Many, though, consider the sinking a turning point—technologically, ideologically, and strategically—in the history of modern warfare, signaling the end of the “gentlemanly” war practices of the nineteenth century and the beginning of a more ominous and vicious era of total warfare. ” (The Lusitania Disaster – Public Reaction). Unlike the government’s calm and slow reaction after the attack on the Lusitania, after the attacks of 9/11; it wasn’t just the public who became paranoid. Government representatives such as: Federal Bureau of Investigation (FBI), Police Department, Immigration and Naturalization Service (INS), etc. ere targeting people just on the ground that they were from other countries; good people who decided to come to America, the land of opportunity, for a better education or a better job. John Sutherland, in an article published in The Guardian, states: “New York, traditionally the open door to America, has protested vociferously. ” It couldn’t have been done worse,” says Gail Szenes, director of New York University’s office for international students and scholars. Renewal of visas for overseas students has become a nightmare. There are deportations on grounds of incomplete documentation. ” (Sutherland, 2003).
President Bush was quoted multiple times expressing his thoughts about the war, later known as the War on Terrorism, and his duty to the people. President Bush was quoted: “I am prepared to risk my presidency to do what I think is right. I was going to act. And if it could cost the presidency, I fully realized that. But I felt so strongly that it was the right thing to do that I was prepared to do so. ” (Hamilton, 2004). The president summarizes how the people felt in that quote. They felt and believed that going to war was the right thing to do and they were willing to risk lives for the love to this country.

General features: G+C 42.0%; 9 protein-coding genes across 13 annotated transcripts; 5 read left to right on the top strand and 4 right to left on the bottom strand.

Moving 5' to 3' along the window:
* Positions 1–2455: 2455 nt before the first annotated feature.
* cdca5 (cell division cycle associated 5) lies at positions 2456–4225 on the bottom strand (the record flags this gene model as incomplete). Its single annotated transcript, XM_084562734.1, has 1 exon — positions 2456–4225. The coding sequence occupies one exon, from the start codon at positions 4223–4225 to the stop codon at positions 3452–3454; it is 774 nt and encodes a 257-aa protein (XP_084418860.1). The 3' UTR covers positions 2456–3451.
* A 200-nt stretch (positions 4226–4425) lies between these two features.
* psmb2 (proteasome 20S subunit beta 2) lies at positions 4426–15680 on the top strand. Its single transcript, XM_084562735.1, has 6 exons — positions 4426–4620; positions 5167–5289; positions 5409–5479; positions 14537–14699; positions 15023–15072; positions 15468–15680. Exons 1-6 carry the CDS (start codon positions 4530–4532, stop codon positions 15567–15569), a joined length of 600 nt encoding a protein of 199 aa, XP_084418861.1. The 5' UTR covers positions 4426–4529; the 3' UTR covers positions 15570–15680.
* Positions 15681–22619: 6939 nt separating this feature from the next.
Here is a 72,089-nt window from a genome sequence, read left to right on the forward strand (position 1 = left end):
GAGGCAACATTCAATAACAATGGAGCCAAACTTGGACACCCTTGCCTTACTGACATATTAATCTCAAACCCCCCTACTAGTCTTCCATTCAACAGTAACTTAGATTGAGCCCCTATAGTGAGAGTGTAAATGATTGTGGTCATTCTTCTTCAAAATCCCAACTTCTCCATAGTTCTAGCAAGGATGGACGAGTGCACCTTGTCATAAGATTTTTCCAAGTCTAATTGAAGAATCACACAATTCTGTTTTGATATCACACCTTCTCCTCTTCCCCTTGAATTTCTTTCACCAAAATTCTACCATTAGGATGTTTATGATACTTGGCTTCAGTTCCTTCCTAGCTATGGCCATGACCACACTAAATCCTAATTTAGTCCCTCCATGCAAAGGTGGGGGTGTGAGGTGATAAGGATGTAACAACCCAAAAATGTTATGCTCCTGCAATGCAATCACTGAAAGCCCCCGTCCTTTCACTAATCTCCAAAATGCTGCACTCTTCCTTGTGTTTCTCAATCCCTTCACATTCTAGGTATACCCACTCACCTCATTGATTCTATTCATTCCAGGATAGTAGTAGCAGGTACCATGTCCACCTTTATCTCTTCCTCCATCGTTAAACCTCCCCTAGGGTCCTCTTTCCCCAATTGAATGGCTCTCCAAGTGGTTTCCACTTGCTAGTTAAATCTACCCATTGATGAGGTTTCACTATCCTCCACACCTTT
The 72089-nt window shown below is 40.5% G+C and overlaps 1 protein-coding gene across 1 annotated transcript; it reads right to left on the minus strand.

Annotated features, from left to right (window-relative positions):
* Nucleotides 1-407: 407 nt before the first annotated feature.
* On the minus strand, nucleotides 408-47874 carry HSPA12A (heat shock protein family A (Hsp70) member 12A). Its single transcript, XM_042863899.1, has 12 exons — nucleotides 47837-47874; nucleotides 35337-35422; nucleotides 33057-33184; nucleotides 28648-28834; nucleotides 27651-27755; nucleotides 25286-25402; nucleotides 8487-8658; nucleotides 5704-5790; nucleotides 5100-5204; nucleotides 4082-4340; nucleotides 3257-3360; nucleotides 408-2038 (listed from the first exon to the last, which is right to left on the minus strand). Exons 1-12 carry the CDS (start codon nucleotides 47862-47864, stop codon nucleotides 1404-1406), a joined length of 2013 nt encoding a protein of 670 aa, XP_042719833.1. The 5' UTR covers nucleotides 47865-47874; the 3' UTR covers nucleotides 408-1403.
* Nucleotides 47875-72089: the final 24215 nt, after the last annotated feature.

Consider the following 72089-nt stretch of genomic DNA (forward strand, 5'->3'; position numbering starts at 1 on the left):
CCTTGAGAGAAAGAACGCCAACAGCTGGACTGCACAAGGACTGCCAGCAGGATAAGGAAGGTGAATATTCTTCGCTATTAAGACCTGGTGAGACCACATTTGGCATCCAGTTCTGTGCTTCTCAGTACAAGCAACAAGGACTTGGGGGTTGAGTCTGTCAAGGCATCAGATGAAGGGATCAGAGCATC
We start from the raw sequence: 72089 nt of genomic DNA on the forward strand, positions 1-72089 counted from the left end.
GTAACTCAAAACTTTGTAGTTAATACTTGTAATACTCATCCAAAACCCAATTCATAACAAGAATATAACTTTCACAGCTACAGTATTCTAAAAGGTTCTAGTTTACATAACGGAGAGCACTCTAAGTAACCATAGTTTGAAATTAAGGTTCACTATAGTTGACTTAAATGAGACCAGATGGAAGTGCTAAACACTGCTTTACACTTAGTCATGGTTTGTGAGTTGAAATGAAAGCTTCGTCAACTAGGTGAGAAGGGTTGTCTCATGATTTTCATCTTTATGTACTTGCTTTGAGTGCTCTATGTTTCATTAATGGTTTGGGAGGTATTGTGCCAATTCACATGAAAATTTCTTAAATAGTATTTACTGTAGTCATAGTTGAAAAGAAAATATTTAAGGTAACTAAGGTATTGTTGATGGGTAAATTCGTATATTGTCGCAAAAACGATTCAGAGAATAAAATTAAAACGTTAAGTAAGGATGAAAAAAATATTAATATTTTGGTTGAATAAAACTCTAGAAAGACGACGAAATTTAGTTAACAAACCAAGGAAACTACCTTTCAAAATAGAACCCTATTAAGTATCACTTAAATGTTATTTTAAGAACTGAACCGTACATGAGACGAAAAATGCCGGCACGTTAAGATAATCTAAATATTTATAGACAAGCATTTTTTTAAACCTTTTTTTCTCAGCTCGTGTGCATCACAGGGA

Another big difference in these attacks was the fact that with the Lusitania, there was a known enemy, someone to blame, a face to the crime. It was also world news that there was a war taking place in that part of the world. The catastrophe of the Lusitania couldn’t be a total surprise given the fact that the ship was listed as an ally to Great Britain, and a warning was given by the German Government. This was not the case in the attacks of 9/11. Perhaps there was a warning that the government chose to ignore, but for most of the citizens, these attacks were a surprise.
The hijackers were living among us, went to our schools, etc. We didn’t know what was going to happen until it was too late. They came out of nowhere to change their lives forever. During these attacks, lives changed, personalities were put to the test; faith and religion were needed more than ever. The psychological effects of these attacks were hard to deal with; some people are still trying to overcome them. Historians and professionals can argue all day about the similarities and differences of both events but the reality is that the psychologically effects that these disastrous events had in the people are so much alike.
The effects were not limited just to the people directly involved, but to the general public as well who felt connected to the victims. The lucky ones get help; others have to cope with them for years, waiting with fear to see if these conditions develop to something worst. But at the end of the day, every American citizen can look back to these attacks and realized that on these days we were tested once again, and we prevail.
Ciechanowski, P. (2009). Overview of post-traumatic disorder. Retrieved from http://www. uptodate. com/home/index. html Diary of Lusitania “Survivor”. (2005). Retrieved from Course Materials.
Hamilton, W. (2004). Bush Began to Plan War Three Months After 9/11. Retrieved from http://www. washingtonpost. com/wp-dyn/articles/A17347-2004Apr16. html